McGirt fallout could hit public schools

Budget & Tax

Curtis Shelton | March 24, 2021

McGirt fallout could hit public schools

Curtis Shelton

A tax protest brought by the Oneta Power company in Broken Arrow is once again bringing the Supreme Court ruling in McGirt v. Oklahoma to the forefront. In a dispute over property taxes, Oneta Power is questioning whether Wagoner County should be able to levy taxes since they are on tribal land.

Most of the McGirt discussion to date has focused on criminal cases. This one is different. If the Oneta Power company were to prevail, it would call into question a large amount of property tax money that primarily benefits school districts.

Broken Arrow Public Schools was highlighted as the district receiving the most funding from Wagoner County property taxes. Currently, Broken Arrow receives $87 million in local and county dollars. However, not all of this comes from Wagoner County, as Broken Arrow also sits in Tulsa County.

Tulsa County may not be immune to the impacts of this case. The McGirt ruling applied only to Creek land, but some are arguing it may impact land of four other tribes—the Choctaw, Chickasaw, Cherokee, and Seminole nations. That would affect most of eastern Oklahoma, or about 43 percent of the state and approximately 1.9 million people.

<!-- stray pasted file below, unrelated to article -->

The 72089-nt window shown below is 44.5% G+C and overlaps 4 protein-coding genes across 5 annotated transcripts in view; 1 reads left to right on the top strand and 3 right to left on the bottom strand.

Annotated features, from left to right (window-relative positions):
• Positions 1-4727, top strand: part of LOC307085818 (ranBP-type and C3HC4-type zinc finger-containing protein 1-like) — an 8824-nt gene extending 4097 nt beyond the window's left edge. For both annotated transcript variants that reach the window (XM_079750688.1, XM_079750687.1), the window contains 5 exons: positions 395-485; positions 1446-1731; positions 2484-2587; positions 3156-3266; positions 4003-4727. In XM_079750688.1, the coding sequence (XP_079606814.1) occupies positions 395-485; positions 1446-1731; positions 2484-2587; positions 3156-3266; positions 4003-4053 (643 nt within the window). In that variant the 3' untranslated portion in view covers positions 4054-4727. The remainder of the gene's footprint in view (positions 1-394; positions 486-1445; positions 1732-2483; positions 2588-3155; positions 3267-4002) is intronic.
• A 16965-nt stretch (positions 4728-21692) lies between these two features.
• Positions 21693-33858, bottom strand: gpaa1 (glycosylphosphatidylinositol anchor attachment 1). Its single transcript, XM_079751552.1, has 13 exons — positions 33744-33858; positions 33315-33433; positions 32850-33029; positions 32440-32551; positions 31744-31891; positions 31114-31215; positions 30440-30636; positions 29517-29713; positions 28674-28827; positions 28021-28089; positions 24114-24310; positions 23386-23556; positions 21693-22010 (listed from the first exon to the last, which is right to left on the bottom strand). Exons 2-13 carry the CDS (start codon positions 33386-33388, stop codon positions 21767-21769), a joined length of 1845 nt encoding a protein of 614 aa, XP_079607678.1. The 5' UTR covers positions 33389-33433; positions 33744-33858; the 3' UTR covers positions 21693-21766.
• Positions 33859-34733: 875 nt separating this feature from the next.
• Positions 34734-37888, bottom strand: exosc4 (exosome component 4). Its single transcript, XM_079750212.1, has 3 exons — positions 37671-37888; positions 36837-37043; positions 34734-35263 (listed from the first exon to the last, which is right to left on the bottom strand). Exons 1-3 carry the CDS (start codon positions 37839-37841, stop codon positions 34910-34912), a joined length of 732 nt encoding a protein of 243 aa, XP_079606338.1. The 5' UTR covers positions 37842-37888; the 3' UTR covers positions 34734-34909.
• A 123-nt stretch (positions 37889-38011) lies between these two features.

State Department of Education data show that 42 percent of new revenue received by Oklahoma school districts came from local and county sources. That’s $3.1 billion. McGirt uncertainty now puts nearly half of that revenue in jeopardy.

Curtis Shelton Policy Research Fellow

Curtis Shelton

Policy Research Fellow

Curtis Shelton currently serves as a policy research fellow for OCPA with a focus on fiscal policy. Curtis graduated Oklahoma State University in 2016 with a Bachelors of Arts in Finance. Previously, he served as a summer intern at OCPA and spent time as a staff accountant for Sutherland Global Services.

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